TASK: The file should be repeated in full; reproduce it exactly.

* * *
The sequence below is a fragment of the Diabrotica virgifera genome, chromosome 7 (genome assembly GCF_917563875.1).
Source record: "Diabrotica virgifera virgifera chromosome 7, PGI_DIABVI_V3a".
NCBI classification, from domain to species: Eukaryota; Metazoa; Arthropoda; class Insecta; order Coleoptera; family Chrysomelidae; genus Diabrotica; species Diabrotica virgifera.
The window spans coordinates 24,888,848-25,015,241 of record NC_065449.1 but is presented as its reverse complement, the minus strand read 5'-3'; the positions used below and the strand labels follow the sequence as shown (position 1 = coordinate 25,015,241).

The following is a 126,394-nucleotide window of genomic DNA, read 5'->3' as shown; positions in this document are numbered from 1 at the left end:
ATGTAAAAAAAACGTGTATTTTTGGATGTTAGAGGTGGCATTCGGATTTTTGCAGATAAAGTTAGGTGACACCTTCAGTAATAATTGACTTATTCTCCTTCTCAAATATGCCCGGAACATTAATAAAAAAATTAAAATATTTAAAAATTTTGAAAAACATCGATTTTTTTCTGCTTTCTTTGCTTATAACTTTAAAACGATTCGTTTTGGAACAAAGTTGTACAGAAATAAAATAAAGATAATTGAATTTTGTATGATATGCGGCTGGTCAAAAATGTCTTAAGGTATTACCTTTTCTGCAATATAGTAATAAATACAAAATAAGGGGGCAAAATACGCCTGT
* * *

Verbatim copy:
The sequence below is a fragment of the Diabrotica virgifera genome, chromosome 7 (genome assembly GCF_917563875.1).
Source record: "Diabrotica virgifera virgifera chromosome 7, PGI_DIABVI_V3a".
NCBI classification, from domain to species: Eukaryota; Metazoa; Arthropoda; class Insecta; order Coleoptera; family Chrysomelidae; genus Diabrotica; species Diabrotica virgifera.
The window spans coordinates 24,888,848-25,015,241 of record NC_065449.1 but is presented as its reverse complement, the minus strand read 5'-3'; the positions used below and the strand labels follow the sequence as shown (position 1 = coordinate 25,015,241).

The following is a 126,394-nucleotide window of genomic DNA, read 5'->3' as shown; positions in this document are numbered from 1 at the left end:
ATGTAAAAAAAACGTGTATTTTTGGATGTTAGAGGTGGCATTCGGATTTTTGCAGATAAAGTTAGGTGACACCTTCAGTAATAATTGACTTATTCTCCTTCTCAAATATGCCCGGAACATTAATAAAAAAATTAAAATATTTAAAAATTTTGAAAAACATCGATTTTTTTCTGCTTTCTTTGCTTATAACTTTAAAACGATTCGTTTTGGAACAAAGTTGTACAGAAATAAAATAAAGATAATTGAATTTTGTATGATATGCGGCTGGTCAAAAATGTCTTAAGGTATTACCTTTTCTGCAATATAGTAATAAATACAAAATAAGGGGGCAAAATACGCCTGT